Avalanche Forecast for Sunday, January 26, 2020
This information was published 01/26/2020 at 7:09 AM.
The Bottom Line
Drifted snow may release naturally today in the steepest terrain and may entrain enough snow to push you into the rocks and terrain traps that exist in our sparsely covered slopes. These wind slabs are likely to avalanche from human triggers. Steep slopes should be approached with caution. Limit time spent in avalanche paths such as the floor of Tuckerman Ravine. Evaluate the snow and terrain carefully today and be cautious in your route-finding. CONSIDERABLE avalanche danger exists today.
Even small avalanches today have the potential to become large avalanches by stepping down and into wind slabs formed Jan 13 – 16. Watch for terrain traps and keep in mind a small manageable slab could become a larger problem.
The summit recorded 5” of snow overnight on 55-70 mph SW wind before temperatures warmed, turning snow to freezing rain early this morning. Hermit Lake snowplot reports 4.3” with a thin ice crust on the surface. At 4am the summit temperature reached 27F, and just under 32F down to around 1600’. Due to warm air aloft, any remaining precipitation will fall as a freezing drizzle before turning back to snow showers as the temperatures drop throughout the day, eventually bottoming out at mid teens F.
South wind has already begun to shift W at 15-30 increasing to 45-60 mph. A trace to 2” of snow is possible later today and another 2” tonight with snow totals much less elevation dependent with cold air firmly in place.
Primary Avalanche Problem – Wind Slab
Wind slabs formed from dense new snow which fell overnight will add strain to existing wind slabs. New wind slabs will form today and will likely be sensitive to human triggering. Due to the shift in wind direction these new wind slabs will grow fairly thick. West wind this afternoon will have more snow to work with due to the sizable fetch in the alpine plateaus above treeline around the summit cone.
What is a Windslab Avalanche?
Wind Slab avalanches are the release of a cohesive layer of snow (a slab) formed by the wind. Wind typically transports snow from the upwind sides of terrain features and deposits snow on the downwind side. Wind slabs are often smooth and rounded and sometimes sound hollow, and can range from soft to hard. Wind slabs that form over a persistent weak layer (surface hoar, depth hoar, or near-surface facets) may be termed Persistent Slabs or may develop into Persistent Slabs.
Secondary Avalanche Problem – Wet Loose
Wet heavy snow at mid and lower elevations may release today until temperatures drop. These slow moving, often point release avalanches can increase in size and contain enough mass to drag a skier or climber down over dangerous terrain features such as cliffs. Be mindful of the terrain below you, and keep an eye on temperatures throughout the day.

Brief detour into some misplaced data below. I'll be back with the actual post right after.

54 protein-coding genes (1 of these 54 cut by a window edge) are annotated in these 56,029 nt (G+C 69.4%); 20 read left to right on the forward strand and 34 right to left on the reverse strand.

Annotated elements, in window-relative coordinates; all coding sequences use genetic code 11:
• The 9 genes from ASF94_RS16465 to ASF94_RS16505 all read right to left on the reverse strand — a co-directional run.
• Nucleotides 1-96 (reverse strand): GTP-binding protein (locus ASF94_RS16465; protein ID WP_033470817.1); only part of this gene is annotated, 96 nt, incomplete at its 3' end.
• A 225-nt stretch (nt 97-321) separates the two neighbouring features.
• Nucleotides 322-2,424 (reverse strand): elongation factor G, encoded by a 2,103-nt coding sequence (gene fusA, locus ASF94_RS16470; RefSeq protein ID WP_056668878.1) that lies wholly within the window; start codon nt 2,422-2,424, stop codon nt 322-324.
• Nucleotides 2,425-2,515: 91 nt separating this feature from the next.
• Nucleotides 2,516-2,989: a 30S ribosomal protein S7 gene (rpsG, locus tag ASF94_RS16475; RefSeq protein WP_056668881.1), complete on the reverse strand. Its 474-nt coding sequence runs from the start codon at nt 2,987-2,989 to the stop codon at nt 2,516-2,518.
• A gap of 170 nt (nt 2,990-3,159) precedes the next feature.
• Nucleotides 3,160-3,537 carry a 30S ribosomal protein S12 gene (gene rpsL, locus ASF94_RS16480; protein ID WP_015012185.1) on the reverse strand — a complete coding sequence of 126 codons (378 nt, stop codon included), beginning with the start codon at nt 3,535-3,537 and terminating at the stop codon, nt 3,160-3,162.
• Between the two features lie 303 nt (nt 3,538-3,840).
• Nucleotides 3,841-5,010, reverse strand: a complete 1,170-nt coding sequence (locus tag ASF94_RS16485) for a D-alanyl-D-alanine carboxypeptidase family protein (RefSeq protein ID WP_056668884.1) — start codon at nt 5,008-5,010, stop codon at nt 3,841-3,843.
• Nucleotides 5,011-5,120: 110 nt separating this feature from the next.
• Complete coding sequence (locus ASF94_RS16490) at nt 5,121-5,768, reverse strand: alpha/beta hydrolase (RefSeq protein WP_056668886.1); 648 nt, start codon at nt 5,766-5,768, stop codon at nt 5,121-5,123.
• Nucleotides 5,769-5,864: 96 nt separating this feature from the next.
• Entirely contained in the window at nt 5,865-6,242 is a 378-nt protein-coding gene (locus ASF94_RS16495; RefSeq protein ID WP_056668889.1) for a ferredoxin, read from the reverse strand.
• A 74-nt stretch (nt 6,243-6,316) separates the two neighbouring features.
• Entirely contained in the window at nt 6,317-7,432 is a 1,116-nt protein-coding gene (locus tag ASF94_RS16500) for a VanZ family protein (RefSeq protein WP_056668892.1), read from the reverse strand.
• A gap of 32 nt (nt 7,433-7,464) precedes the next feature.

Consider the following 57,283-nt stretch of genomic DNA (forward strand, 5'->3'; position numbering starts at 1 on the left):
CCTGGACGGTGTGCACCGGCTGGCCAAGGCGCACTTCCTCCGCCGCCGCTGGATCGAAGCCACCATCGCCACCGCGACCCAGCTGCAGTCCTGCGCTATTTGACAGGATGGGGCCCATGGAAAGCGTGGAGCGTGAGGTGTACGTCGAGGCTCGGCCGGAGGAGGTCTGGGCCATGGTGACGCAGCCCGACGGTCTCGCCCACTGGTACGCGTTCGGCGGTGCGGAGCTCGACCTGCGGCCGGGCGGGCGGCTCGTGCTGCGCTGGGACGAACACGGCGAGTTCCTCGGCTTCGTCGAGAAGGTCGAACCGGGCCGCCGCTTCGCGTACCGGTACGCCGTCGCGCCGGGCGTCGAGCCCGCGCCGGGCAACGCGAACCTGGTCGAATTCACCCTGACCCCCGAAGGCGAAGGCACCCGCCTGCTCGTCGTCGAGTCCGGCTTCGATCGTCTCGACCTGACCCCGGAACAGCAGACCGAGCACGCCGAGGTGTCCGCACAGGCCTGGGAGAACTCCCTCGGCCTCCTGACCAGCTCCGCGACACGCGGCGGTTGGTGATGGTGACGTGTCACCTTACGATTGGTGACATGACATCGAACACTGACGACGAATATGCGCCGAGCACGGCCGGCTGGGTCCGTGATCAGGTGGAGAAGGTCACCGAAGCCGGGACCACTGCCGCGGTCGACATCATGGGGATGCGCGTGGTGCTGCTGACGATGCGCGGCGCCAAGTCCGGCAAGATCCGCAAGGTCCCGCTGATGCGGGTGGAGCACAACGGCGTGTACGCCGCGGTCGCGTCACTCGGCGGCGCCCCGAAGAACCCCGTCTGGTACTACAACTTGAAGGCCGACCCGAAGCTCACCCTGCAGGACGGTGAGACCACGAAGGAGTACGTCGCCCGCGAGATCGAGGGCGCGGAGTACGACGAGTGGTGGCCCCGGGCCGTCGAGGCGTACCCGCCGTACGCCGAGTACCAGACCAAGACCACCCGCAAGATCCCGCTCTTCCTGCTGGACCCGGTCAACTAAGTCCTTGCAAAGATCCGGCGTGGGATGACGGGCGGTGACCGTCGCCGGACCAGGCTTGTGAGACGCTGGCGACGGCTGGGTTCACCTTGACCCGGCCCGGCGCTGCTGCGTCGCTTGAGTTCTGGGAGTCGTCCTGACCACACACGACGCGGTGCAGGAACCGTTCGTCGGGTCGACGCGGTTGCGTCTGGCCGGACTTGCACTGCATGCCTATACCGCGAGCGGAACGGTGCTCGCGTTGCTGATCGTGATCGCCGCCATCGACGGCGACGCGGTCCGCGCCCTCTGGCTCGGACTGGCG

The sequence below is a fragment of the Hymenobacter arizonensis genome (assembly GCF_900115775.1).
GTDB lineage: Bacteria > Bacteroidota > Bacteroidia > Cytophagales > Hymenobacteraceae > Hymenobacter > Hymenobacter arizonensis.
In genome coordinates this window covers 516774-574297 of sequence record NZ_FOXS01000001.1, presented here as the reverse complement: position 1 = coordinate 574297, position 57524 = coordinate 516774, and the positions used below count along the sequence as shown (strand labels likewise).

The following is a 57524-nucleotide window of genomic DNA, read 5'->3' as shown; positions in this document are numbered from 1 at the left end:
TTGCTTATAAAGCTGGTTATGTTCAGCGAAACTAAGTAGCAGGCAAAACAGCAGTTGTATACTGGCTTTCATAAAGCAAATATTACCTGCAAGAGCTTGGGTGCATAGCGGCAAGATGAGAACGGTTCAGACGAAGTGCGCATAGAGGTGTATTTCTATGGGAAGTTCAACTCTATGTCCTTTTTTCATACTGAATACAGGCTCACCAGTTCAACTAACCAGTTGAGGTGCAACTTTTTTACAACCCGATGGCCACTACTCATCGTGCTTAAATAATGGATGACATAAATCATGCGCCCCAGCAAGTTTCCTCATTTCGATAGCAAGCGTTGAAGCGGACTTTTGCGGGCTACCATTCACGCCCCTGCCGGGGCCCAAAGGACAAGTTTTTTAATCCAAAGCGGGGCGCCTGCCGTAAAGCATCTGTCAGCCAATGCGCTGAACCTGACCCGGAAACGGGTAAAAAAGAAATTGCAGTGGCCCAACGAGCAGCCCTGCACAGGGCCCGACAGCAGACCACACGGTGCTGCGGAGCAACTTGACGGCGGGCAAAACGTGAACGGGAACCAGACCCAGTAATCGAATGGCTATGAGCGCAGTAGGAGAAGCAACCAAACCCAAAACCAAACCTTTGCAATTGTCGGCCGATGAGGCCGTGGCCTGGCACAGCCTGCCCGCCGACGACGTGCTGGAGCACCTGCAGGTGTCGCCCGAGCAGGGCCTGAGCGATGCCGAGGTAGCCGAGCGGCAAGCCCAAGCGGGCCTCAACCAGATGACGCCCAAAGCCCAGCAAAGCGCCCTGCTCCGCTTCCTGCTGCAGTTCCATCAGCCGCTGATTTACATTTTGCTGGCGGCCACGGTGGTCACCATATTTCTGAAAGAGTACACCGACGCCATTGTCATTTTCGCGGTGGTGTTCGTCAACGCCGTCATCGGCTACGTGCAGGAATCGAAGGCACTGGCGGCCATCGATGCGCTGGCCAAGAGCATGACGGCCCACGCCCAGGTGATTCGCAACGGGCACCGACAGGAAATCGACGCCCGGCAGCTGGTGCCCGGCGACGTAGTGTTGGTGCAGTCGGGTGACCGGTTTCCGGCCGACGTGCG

What is a Wet Loose Avalanche?
Wet Loose avalanches are the release of wet unconsolidated snow or slush. These avalanches typically occur within layers of wet snow near the surface of the snowpack, but they may quickly gouge into lower snowpack layers. Like Loose Dry Avalanches, they start at a point and entrain snow as they move downhill, forming a fan-shaped avalanche. Other names for loose-wet avalanches include point-release avalanches or sluffs. Loose Wet avalanches can trigger slab avalanches that break into deeper snow layers.
The mixed bag of new precipitation combined with lingering wind slabs that have been very slow to fully stabilize confounds our ability to predict exactly how avalanche potential will play out today. After much discussion, forecasters settled on two avalanche problems that fall on a continuum of the potential avalanche issues that may exist today. One of the comments referred to the old adage about the dangers of trying to outwit the avalanche problem. If you choose to climb or ski today, you will encounter a wide array of snow on the ground as well as changing weather conditions with new snow and a new wind direction adding another layer of complexity to the widely variable existing wind slab and new snow avalanche problem. Be cautious as you travel, move one at time through avalanche paths, choose terrain carefully and use it to your advantage.
The Sherburne and Gulf of Slides ski trails are snow covered to Pinkham Notch and have been in good shape though a few of the usual wind scoured areas have rocks showing. Rain last night likely did a bit of damage.
Details on daily snowfall totals, precipitation type, total depth of snow and other information can be found on our page devoted to snow study plot data. Click here to check it out.
Recent snowpack and avalanche observations can be found here and on Instagram. Your observations help improve our forecast product. Please take a moment and submit a photo or two and a brief description of snow and avalanche information that you gather in the field.
Safe travel in avalanche terrain requires training and experience. This forecast is just one tool to help you make your own decisions in avalanche terrain. You control your own risk by choosing where, when, and how you travel.
Avalanche danger may change when actual weather differs from the higher summits forecast.
For more information contact the US Forest Service Snow Rangers, AMC visitor services staff at the Pinkham Notch Visitor Center, or the caretakers at Hermit Lake Shelters or seasonally at the Harvard Cabin (generally December 1 through March 31). The Mount Washington Ski Patrol is also available on spring weekends.
Posted 01/26/2020 at 7:09 AM.
USDA Forest Service
White Mountain National Forest